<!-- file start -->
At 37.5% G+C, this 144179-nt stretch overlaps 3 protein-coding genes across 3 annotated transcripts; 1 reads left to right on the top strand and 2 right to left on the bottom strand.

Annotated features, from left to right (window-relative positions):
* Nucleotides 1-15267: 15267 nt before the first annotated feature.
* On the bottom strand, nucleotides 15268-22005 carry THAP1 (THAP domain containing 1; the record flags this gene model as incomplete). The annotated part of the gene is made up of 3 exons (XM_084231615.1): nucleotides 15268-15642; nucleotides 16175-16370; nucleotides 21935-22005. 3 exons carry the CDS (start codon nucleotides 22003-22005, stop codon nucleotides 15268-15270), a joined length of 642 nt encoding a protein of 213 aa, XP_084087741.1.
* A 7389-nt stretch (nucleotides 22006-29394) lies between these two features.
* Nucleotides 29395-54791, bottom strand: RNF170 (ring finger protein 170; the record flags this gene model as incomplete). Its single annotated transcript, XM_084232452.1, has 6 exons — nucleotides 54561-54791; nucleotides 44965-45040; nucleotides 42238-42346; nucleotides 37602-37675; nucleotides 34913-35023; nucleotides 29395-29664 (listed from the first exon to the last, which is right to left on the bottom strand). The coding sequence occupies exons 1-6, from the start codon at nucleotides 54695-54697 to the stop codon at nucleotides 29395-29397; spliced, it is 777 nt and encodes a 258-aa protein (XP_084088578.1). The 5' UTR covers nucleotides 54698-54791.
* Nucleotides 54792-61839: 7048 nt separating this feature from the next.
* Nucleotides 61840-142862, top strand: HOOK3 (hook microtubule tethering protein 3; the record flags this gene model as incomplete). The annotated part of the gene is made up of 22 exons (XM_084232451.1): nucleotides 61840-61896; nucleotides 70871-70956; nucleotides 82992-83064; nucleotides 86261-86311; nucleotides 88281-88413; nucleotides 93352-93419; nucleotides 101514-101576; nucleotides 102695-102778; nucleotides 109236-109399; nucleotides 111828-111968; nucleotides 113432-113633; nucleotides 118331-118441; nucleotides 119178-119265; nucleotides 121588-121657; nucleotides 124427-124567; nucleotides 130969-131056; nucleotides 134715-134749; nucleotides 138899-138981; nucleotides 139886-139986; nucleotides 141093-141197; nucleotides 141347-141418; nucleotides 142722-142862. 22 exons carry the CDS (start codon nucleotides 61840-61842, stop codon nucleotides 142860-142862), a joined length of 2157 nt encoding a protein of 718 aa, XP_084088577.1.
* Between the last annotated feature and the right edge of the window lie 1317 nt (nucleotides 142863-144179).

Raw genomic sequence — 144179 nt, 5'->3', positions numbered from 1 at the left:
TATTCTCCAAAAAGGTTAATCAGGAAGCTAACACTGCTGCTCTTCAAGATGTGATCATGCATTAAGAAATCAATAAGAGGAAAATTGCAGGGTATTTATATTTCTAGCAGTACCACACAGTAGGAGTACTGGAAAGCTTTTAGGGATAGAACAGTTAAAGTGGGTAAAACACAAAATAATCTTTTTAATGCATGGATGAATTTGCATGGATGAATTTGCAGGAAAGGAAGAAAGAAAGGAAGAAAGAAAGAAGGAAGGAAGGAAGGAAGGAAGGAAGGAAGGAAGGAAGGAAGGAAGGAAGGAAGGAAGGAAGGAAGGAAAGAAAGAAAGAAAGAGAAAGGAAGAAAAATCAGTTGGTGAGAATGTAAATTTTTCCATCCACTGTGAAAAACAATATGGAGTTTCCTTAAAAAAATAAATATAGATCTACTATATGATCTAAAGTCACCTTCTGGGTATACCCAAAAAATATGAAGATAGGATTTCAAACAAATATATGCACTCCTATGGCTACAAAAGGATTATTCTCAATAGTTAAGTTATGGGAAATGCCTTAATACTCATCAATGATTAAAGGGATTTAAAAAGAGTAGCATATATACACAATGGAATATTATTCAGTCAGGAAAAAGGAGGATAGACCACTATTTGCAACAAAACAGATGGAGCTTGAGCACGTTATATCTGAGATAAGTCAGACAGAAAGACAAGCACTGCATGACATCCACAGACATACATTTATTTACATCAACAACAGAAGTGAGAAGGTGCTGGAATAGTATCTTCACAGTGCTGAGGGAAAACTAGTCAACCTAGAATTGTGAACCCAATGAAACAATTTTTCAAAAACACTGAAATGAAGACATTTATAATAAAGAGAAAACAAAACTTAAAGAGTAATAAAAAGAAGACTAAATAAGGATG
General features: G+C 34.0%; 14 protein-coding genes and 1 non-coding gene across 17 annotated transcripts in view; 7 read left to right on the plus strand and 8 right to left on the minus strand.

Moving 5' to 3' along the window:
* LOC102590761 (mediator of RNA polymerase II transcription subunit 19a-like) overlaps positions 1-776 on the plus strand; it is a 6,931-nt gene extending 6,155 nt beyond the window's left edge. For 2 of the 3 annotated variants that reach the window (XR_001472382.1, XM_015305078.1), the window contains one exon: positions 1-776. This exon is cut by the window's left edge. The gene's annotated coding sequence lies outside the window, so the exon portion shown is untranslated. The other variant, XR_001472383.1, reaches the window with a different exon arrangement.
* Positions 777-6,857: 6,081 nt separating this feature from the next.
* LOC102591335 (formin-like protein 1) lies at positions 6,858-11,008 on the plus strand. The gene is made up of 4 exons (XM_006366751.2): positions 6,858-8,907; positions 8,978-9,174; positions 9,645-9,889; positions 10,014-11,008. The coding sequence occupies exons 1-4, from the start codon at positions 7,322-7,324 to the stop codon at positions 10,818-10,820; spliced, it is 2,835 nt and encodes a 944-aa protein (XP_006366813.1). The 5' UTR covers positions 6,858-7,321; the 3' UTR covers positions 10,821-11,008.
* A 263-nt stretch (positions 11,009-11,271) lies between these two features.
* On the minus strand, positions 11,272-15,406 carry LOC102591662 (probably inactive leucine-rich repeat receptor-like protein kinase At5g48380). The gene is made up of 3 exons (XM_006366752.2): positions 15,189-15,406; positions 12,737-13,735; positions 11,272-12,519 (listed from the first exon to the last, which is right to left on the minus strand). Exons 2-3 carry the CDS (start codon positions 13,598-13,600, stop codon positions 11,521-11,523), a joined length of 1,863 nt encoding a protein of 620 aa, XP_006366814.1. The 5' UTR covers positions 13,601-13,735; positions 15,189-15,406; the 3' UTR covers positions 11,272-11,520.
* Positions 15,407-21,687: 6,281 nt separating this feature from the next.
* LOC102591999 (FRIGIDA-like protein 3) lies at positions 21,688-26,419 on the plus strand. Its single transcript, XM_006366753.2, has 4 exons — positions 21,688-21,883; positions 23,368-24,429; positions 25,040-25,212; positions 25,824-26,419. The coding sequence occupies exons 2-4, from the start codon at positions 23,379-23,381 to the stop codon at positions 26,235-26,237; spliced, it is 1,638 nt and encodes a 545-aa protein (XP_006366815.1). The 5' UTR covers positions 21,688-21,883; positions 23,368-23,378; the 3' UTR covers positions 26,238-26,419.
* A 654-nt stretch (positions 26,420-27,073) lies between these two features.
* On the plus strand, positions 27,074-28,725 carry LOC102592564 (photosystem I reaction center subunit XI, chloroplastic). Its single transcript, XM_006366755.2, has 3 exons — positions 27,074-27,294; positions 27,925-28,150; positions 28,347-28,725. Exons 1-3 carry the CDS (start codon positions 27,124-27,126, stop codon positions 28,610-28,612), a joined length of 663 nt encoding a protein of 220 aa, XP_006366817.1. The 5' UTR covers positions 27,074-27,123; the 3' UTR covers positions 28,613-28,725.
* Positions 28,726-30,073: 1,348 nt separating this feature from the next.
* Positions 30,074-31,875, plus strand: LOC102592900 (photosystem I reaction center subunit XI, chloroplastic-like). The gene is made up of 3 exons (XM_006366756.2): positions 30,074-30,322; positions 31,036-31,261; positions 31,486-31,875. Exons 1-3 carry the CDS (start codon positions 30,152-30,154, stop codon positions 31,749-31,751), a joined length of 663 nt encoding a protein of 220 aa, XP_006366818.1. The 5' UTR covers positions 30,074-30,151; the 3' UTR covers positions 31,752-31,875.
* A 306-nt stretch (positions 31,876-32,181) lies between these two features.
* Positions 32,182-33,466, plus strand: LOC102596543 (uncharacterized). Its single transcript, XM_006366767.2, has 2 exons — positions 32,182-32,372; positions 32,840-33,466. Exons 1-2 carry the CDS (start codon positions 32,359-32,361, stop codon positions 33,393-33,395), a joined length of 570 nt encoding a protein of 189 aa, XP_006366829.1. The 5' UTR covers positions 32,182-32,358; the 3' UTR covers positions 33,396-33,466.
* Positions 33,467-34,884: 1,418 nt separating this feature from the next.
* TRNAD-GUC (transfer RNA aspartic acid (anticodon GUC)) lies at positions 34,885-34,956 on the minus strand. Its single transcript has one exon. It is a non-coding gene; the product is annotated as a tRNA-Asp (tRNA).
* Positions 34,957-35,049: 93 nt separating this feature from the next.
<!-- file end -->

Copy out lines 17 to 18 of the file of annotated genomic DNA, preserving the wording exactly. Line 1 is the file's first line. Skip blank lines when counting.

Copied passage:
* A 263-nt stretch (positions 11,009-11,271) lies between these two features.
* On the minus strand, positions 11,272-15,406 carry LOC102591662 (probably inactive leucine-rich repeat receptor-like protein kinase At5g48380). The gene is made up of 3 exons (XM_006366752.2): positions 15,189-15,406; positions 12,737-13,735; positions 11,272-12,519 (listed from the first exon to the last, which is right to left on the minus strand). Exons 2-3 carry the CDS (start codon positions 13,598-13,600, stop codon positions 11,521-11,523), a joined length of 1,863 nt encoding a protein of 620 aa, XP_006366814.1. The 5' UTR covers positions 13,601-13,735; positions 15,189-15,406; the 3' UTR covers positions 11,272-11,520.